Combinator
#1
Hey guys!! I've been using hashcat on my GTX 1660TI and I've had a lot of fun. I have been working on stepping up my cracking game lately and I am getting tripped up right now.
I want to do a hybrid attack where I have 2 dictionaries, and I combine them. BUT I want to add 0000-9999 to the end of each iteration. How would I go about doing that? The first dictionary is 3 words long, and the second dictionary is 4 words long. The password is 2 words and 0000-9999 at the end.

[font=Verdana, Arial, sans-serif]hashcat -a 1 -m 0 hash.txt word1.txt word2.txt -k '$?d $?d'
this does not work.[/font]







Help please? Thanks
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#2
(05-19-2020, 08:40 PM)mkIV Wrote: Hey guys!! I've been using hashcat on my GTX 1660TI and I've had a lot of fun. I have been working on stepping up my cracking game lately and I am getting tripped up right now.

I want to do a hybrid attack where I have 2 dictionaries, and I combine them. BUT I want to add 0000-9999 to the end of each iteration. How would I go about doing that? The first dictionary is 3 words long, and the second dictionary is 4 words long. The password is 2 words and 0000-9999 at the end.



[font=Verdana, Arial, sans-serif]hashcat -a 1 -m 0 hash.txt word1.txt word2.txt -k '$?d $?d'
this does not work.[/font]














Help please? Thanks


Do you want to add the the exact 9 characters: 0000-9999 or do  you want them to act as a mask attack? like generate between 0000 to 9999.
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#3
[/quote]


Do you want to add the the exact 9 characters: 0000-9999 or do  you want them to act as a mask attack? like generate between 0000 to 9999.
[/quote]
I'd like to generate the numbers between 0000 through 9999 after combining the dictionary words
dictionary 1:
A
Aa

dictionary 2:

C
Cc


0000
0001
0002
ect...


Would make:
AC0000
AC0001
...
AC9999
ACc0000
ACc0001
...
ACc9999
AaC0000
AaC0001
...
AaC9999

ect...
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#4
It's not directly supported. For best performance in your case do it like this:

1. create combined.txt
hashcat -a1 word1.txt word2.txt --stdout -o combined.txt

2. pipe in hybrid combined + mask
hashcat -a6 combined.txt ?d?d?d?d --stdout | hashcat -a 0 -m 0 hash.txt
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#5
@undeath
Why would you use the pipe ?
wouldn‘t work this also:

Hashcat -a6 combined.txt ?d?d?d?d -m 0 hash.txt
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#6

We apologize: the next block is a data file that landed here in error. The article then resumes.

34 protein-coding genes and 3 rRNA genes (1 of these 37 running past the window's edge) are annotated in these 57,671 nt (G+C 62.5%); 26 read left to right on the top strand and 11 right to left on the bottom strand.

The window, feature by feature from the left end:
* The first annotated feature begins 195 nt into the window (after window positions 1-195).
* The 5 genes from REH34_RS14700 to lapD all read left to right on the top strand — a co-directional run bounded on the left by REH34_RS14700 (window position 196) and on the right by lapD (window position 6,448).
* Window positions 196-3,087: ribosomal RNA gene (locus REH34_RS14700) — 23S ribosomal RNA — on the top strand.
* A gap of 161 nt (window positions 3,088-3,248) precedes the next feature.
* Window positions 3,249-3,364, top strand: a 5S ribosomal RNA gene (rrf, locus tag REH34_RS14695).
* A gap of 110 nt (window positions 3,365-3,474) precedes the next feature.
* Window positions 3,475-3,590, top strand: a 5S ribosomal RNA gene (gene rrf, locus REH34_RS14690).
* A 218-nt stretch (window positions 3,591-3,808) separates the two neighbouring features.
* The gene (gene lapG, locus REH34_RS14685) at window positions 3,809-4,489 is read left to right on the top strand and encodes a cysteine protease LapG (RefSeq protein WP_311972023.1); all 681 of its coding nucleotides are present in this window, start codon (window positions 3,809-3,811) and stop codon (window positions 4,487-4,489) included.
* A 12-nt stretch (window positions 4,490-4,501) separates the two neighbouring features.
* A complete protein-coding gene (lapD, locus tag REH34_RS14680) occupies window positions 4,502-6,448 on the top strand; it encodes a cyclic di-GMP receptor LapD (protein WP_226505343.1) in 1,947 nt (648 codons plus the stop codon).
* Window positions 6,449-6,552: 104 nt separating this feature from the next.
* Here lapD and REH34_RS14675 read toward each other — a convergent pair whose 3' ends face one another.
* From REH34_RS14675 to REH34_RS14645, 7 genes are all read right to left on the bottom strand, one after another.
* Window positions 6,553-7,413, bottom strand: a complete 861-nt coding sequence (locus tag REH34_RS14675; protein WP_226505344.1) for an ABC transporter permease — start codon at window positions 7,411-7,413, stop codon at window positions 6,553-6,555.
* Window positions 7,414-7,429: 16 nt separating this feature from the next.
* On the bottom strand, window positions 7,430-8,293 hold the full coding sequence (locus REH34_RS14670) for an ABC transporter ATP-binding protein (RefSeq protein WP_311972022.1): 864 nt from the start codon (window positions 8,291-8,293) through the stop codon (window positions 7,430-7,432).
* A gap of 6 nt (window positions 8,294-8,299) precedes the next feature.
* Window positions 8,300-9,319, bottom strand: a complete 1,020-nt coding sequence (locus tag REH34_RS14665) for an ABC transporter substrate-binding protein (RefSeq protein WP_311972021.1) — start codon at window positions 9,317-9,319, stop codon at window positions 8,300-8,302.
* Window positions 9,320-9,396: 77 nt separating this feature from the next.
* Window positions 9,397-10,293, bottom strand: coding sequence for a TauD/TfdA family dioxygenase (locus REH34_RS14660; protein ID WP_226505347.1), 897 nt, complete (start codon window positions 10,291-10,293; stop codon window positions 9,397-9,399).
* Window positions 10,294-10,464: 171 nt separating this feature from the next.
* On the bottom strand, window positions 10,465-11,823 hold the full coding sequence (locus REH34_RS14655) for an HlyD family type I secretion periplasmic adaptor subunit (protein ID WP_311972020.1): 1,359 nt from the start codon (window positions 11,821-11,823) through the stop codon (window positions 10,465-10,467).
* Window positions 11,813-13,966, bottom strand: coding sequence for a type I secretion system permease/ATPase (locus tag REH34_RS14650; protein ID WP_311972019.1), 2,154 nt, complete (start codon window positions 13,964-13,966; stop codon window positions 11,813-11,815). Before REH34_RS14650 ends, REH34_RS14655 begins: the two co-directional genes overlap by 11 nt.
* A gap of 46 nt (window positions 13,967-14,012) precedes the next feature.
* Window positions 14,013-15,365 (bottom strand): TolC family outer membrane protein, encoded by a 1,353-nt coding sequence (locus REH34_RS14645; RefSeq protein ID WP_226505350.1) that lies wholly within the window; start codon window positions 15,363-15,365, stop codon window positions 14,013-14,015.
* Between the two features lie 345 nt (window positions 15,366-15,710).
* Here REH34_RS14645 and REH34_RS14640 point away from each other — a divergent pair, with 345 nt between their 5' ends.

It would work that way but since there are only 3*4=12 words it would be very slow.
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#7
(05-20-2020, 04:29 PM)undeath Wrote: It would work that way but since there are only 3*4=12 words it would be very slow.

i made a little test on my laptop (m18300) ,.. 23.000 Hash/s vs 36 Hashes/s, thats a huge difference.

whats exactly happen with the pipe?

does hashcat generate the whole passwordlist and than send it to the secanond hashcat instance in one block, oder will it pipe every single line?
or what´s the bottleneck if you write the command without the pipe ?
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#8
it's all about acceleration, read: https://hashcat.net/faq/morework

if there is much I/O slowdown, but little new input for hashcat, the GPU can't really accelerate, it will stay idle... instead if you provide a lot of work for hashcat very fast, it can keep the GPUs busy (i.e. accelerate to its max).
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#9
The case at hand doesn't have much to do with I/O but hashcat's scheduler/parallelisation. Without having any idea about how hashcat's implementation actually works I think you can imagine it to schedule one word (the famous "left side", important for hashcat's speed) per core, meaning hashcat will only work with twelve cores of your GPU, leaving most of the cores unused (a typical GPU has several thousand cores). Such kind of unwanted "optimisation" cannot happen when using straight wordlist attacks. You can observe similar slowdowns when using very small wordlists with lots of rules.
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